Published: January 28, 2018

Sweden – Swedish online market to be taxed at 18 per cent

New details have emerged concerning how the new online gaming laws will look in Sweden.

The Swedish government presented proposed legislation to the European Commission late last year with the EU authorities taking three months to review it which will be completed on March 20, 2018.

Mark Knighton, Founder and CEO of Gothenburg-based business consultant Obsidian Consultancy, highlighted the key detaisl that have emerged. “Online gambling and land-based betting license will be valid for a five year period. Bonuses will only be allowed “the first time the player uses an operator’s products,” he said. “This is contrary to the proposal in the original report which also allowed retention bonuses but with restrictions. Payment providers could be ordered by a court to block payments from unlicensed gambling operators on the instruction of the Swedish Gambling Authority.

“The Swedish Gambling Authority may request an ISP provider to display a warning message to inform players that the website is not licensed in Sweden,” he added. “The tax has been proposed at 18 per cent of GGR. It will be mandatory for players to set deposit limits. Licensees will have to take the measures necessary to prevent and reduce problem gambling. State-owned Svenska Spel will be divided into two separate companies but with a joint holding company. One of the companies will be able to compete with other online operators and one that will remain the sole operator of lotteries. Horserace betting operator ATG will remain under state-control until a solution to ensure the continued funding of the horse industry is found.”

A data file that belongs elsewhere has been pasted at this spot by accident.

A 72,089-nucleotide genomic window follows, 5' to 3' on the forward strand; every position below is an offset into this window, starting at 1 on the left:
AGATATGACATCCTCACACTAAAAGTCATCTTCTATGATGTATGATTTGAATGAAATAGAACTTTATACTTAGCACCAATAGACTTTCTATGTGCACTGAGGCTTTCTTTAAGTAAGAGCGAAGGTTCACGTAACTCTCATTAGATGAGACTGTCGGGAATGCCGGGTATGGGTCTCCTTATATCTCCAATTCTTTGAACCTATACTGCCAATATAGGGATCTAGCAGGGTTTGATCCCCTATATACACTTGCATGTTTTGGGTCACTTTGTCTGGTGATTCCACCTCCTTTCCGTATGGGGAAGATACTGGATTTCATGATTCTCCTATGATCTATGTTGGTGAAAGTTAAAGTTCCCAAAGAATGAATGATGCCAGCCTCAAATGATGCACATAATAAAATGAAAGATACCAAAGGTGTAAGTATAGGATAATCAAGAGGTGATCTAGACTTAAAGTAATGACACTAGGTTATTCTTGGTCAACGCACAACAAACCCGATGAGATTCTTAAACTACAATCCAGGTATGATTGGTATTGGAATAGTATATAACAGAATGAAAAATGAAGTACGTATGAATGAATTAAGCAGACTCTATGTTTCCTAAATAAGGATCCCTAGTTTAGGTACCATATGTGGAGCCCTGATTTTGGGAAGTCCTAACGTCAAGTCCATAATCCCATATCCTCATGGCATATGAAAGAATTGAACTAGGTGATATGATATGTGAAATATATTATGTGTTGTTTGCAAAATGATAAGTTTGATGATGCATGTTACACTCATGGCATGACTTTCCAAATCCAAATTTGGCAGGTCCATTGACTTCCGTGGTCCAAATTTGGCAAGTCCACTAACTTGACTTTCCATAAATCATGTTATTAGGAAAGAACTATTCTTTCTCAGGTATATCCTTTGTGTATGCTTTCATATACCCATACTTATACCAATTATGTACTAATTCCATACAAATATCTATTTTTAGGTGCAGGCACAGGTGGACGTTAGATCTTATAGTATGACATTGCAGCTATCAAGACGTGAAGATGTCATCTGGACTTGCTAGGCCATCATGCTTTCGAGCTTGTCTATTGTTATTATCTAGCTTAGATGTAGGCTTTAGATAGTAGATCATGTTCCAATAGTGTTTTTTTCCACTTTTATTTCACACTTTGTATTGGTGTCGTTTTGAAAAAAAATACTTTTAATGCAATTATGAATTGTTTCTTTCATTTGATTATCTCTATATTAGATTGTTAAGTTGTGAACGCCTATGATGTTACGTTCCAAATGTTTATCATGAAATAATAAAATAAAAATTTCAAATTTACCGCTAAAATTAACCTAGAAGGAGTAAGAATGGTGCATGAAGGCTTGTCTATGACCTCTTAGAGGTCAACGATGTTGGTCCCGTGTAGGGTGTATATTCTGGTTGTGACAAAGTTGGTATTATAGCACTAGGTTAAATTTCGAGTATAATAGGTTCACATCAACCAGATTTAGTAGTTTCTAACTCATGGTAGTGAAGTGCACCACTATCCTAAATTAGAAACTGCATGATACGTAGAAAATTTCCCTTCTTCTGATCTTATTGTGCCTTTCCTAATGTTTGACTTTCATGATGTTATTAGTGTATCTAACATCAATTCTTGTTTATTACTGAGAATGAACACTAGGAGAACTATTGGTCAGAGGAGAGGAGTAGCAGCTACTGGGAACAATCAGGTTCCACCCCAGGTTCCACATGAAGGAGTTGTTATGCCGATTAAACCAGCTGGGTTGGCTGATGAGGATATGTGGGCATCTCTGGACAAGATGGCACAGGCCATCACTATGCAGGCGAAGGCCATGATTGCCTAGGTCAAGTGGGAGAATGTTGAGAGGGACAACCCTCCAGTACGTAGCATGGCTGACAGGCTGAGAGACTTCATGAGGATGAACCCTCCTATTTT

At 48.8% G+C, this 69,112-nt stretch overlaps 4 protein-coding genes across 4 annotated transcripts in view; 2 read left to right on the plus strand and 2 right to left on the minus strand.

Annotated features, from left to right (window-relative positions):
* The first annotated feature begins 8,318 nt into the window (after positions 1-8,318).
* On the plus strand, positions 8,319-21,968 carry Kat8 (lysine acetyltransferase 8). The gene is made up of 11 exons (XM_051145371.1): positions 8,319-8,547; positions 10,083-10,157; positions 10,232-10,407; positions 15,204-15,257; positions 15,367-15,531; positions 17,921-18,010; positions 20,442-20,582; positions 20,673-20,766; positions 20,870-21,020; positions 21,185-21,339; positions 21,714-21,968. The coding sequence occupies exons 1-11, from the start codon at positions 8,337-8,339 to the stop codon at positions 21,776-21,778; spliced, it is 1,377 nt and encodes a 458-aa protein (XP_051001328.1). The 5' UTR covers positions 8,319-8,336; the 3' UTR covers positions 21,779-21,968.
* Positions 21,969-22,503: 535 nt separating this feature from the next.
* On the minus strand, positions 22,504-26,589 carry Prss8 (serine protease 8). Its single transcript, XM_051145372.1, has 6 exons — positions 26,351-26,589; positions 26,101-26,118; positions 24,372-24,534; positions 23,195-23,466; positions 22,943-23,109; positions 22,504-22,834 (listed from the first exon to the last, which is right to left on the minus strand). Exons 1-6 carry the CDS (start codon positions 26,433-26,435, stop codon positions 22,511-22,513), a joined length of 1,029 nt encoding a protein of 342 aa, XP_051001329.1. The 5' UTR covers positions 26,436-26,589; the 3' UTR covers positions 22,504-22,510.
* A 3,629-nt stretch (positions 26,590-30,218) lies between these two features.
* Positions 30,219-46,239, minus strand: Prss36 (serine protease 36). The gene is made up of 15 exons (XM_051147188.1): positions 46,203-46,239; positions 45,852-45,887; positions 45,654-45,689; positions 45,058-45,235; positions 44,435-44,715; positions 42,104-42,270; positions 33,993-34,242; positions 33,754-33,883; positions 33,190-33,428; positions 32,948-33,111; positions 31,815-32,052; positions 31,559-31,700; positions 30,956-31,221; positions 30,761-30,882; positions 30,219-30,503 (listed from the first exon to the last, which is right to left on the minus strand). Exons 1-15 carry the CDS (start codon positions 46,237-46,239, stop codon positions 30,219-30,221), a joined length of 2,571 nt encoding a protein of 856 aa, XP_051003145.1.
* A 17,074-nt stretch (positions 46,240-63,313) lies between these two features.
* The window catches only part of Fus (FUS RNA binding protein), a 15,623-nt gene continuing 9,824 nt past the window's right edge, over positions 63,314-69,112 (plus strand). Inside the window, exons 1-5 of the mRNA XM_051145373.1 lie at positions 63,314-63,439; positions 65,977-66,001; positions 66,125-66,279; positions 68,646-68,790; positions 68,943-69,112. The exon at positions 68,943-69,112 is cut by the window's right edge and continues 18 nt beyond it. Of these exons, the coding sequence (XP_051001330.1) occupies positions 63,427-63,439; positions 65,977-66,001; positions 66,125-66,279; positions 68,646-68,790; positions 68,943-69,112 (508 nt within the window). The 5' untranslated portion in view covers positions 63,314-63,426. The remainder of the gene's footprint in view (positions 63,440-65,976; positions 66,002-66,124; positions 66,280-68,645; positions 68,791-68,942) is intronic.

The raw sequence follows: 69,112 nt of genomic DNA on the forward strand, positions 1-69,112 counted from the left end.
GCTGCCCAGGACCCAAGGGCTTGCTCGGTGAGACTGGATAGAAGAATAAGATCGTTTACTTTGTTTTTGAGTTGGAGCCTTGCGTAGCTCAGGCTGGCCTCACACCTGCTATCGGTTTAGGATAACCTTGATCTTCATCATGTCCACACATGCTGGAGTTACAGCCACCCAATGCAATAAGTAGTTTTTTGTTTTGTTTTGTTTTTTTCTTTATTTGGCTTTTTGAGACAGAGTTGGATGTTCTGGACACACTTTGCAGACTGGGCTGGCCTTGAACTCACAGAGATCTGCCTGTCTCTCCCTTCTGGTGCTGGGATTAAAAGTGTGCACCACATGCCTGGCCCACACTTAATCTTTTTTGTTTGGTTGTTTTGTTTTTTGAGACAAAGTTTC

Unlicensed operators generated revenue of SEK4.045bn during the period in question, while Sweden’s whole gambling market was worth SEK16.557bn.

Minister for Public Administration Ardalan Shekarabi said:”The central government will regain control of the Swedish gambling market. We are now proposing legislation entailing that operators receiving a licence to conduct activities targeting Swedish consumers must comply with Swedish rules. This will also give us the tools to keep those without a licence out. The new gambling regulations will be designed as a licence system, in which all operators providing gambling services in the Swedish market must have a licence. Operators without a licence will not be allowed to provide gambling services.”

There will also be a tightening on the penalties given out for unlawful gambling activities and promoting unlawful gambling with a new criminal classification, gambling fraud, being introduced to address match fixing.

“Gambling activities must be conducted in a sound and safe way, subject to public supervision. This means gambling services must have a high level of consumer protection and safety, and that gambling services are not used to support criminal activities. Match fixing has no place in Swedish sport and must be stopped,” said Mr Shekarabi.

It is proposed that the new regulations enter into force on 1 January 2019. Licence applications can be submitted from July 2018.

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